Coffee to your door as Starbucks makes delivery its latest digital gambit
- Starbucks and Uber Eats want to bring your morning coffee to your front door.
San Francisco is the jumping off point for Starbucks Delivers, followed by New York, Boston, Washington, Chicago and Los Angeles over the next few weeks. International pilots are underway in major cities, including London, and the new offering is also being pitched as another tool to be used to crack the lucrative China market.
In the US, getting your Flat White delivered to your front door will cost you the price of the coffee and a $2.49 booking fee, so the mark-up on your morning java is going to be pretty hefty. But the scheme went down well in Miami where it was tried out at 200 stores last Fall.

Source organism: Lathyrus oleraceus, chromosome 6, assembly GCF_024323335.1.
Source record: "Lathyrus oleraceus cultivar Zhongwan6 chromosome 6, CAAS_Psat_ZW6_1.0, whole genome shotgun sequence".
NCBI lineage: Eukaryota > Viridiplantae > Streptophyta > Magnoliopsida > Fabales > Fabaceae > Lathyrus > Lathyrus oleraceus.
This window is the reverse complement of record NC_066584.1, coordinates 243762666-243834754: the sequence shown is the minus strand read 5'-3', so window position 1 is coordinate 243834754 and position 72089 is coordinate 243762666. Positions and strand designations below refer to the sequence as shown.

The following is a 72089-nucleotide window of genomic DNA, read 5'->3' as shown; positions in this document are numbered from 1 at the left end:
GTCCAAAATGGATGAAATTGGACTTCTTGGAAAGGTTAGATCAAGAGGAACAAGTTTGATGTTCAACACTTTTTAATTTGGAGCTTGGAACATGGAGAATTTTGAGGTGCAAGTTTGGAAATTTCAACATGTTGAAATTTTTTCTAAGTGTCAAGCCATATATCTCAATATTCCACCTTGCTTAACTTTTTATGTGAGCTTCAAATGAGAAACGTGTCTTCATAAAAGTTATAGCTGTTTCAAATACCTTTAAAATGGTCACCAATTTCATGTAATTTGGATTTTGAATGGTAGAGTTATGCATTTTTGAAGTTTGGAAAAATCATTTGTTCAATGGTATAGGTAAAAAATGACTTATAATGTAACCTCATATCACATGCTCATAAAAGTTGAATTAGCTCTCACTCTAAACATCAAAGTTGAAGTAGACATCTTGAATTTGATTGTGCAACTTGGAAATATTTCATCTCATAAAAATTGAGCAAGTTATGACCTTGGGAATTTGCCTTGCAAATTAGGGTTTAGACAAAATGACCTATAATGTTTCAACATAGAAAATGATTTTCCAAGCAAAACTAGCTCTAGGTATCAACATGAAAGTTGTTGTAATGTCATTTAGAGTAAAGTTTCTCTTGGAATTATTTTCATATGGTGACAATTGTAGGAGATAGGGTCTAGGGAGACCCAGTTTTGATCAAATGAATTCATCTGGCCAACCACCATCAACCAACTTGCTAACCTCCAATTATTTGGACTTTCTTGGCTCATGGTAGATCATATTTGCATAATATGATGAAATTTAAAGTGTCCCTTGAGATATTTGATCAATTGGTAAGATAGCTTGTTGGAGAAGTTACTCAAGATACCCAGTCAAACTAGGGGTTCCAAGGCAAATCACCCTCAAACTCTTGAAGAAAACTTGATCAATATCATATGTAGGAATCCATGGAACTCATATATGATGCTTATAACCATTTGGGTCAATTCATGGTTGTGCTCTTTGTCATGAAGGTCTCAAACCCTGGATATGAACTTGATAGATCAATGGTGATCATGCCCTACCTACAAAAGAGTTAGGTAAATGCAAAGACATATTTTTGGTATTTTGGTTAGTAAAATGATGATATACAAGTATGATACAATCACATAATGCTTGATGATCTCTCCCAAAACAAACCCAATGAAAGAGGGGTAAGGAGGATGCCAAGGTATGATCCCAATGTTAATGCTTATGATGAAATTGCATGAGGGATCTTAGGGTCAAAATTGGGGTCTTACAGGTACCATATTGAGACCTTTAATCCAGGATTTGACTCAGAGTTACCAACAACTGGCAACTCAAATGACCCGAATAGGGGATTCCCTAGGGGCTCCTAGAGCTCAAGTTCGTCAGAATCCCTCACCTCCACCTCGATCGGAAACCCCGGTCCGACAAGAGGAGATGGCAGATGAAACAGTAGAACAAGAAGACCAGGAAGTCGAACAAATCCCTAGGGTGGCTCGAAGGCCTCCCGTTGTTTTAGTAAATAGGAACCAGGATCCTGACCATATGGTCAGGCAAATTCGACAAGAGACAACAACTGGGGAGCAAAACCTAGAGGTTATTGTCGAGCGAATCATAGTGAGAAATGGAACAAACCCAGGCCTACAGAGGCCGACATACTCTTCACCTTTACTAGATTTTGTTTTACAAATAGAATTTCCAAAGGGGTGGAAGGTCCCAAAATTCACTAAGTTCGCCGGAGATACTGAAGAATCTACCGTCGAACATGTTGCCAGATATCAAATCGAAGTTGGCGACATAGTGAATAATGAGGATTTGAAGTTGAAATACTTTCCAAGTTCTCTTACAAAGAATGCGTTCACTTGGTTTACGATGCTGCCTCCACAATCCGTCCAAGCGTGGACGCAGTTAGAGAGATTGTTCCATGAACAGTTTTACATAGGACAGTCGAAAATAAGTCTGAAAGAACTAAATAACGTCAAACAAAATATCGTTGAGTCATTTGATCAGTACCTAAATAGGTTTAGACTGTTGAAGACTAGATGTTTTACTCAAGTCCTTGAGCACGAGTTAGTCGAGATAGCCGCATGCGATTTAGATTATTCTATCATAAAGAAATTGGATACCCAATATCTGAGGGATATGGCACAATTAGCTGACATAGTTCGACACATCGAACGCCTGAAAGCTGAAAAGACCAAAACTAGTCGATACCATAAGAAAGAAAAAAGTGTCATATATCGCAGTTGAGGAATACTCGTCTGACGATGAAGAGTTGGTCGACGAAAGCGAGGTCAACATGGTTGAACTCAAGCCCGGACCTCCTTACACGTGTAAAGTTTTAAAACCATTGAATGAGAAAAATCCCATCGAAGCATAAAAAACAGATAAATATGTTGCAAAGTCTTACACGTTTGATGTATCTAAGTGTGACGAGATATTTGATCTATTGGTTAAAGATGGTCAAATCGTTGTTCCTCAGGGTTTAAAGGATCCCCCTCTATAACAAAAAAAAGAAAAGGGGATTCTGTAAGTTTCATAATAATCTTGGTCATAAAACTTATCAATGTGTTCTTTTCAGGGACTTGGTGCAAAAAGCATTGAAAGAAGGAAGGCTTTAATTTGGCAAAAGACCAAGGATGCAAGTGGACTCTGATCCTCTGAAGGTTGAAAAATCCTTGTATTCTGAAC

While Starbucks has previously played up the idealistic notion of the local Starbucks as being a community hub for people to gather in and around, CEO Kevin Johnson sees the delivery option as a strong new customer engagement channel:
Our partnership with Uber Eats is gaining momentum and we expect to bring delivery to nearly a quarter of our US company-operated stores by April, including our second market in San Francisco which launched earlier this week. Our early experience is encouraging and has provided us the blueprint for how to operationalize this new channel, an important step to create a seamless workflow for our partners. From a customer perspective, Starbucks Delivers is being seamlessly integrated into the Uber Eats mobile app enabling full beverage customization and fully integrating into our store operations to ensure a premium Starbucks experience.
There have been some operational learnings around the digital tech that have been picked up from the Miami pilot according to Chief Operating Officer Rosalind Brewer: